Tampa Bay Buccaneers head coach Todd Bowles was not pleased with the team’s performance in Sunday’s loss to the Pittsburgh Steelers, but he’s not pointing the finger at anyone in particular.
During a press conference on Monday, Bowles was asked if he was disappointed with offensive coordinator Byron Leftwich’s play-calling through Week 6 as the Bucs struggled to score against a team that’s dropped four straight.
“I’m dissatisfied with a lot of things,” Bowles responded. “Winning is No. 1. It’s not about the play-calling, it’s all-inclusive.”
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He continued: “Players have to execute what the coaches call, and coaches have to make sure that the players are in the right position to call them. We don’t throw blame anywhere — it’s all-inclusive. It’s offense, defense and special teams when we have a bad game. It’s not even about play-calling, it’s just about team.”
The Bucs poor execution in the red zone resulted in four field goals and just one late touchdown pass to get within reach of the Steelers, but it was too little too late.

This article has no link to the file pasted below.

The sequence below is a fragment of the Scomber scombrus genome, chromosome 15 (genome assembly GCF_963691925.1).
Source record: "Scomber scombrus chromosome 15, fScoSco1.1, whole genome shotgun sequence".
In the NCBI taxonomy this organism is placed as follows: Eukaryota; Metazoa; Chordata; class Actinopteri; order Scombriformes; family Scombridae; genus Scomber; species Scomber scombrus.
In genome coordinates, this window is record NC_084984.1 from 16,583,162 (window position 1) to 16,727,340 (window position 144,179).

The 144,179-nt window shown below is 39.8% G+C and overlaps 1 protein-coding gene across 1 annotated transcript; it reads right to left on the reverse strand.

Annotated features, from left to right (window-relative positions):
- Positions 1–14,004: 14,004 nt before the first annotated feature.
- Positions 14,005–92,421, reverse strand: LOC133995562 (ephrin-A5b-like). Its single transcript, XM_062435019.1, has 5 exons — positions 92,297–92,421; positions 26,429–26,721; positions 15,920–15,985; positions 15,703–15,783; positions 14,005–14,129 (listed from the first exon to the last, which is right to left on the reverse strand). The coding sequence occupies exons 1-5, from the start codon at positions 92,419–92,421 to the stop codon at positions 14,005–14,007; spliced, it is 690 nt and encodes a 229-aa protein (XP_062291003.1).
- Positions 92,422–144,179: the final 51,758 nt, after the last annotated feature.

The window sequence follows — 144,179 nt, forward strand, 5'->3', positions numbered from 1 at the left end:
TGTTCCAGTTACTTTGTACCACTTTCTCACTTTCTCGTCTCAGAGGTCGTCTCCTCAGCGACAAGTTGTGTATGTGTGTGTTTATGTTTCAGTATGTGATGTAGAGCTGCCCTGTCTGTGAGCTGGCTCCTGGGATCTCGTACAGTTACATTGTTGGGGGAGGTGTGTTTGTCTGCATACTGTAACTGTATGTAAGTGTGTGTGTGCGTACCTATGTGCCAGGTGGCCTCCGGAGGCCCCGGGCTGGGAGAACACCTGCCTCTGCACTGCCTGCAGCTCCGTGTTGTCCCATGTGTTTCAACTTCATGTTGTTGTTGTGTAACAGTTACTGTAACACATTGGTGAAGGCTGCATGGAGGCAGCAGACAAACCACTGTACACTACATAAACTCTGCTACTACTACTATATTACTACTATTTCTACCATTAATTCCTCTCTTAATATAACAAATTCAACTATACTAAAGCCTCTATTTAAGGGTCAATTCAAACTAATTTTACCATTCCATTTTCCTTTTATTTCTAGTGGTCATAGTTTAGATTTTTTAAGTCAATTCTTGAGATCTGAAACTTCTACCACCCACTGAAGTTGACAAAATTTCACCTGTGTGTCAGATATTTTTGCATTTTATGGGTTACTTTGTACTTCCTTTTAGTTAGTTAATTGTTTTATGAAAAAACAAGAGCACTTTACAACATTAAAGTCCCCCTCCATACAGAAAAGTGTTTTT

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After the game, Bowles was blunt about the team’s struggles.
“I think guys that are living off the Super Bowl are living in a fantasy land, and you’ve got to get your hands dirty and go to work like everybody else,” Bowles responded when asked if they took the Steelers lightly. “We’ve been working hard, and we’ve got to work harder because nobody’s going to give us anything or feel sorry. We’ve got to go back as coaches, as players — the time for talking is over. You either got to put up or shut up.”
When asked if he felt like there were players or coaches living in a “fantasy land,” Bowles clarified.
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“No, I didn’t say we were. I’m just saying, you get patted on the back so much, you got to relive — every year and every week — you’ve got to go out there and earn your pay and earn your keep, and if you don’t live like that, then it’s going to be a result like today.”
The Buccaneers are off to a disappointing 3-3 start. They are averaging 20.2 points per game this year after averaging 30.8 on the way to winning the Super Bowl two seasons ago and 30.1 in 2021.
The Associated Press contributed to this report.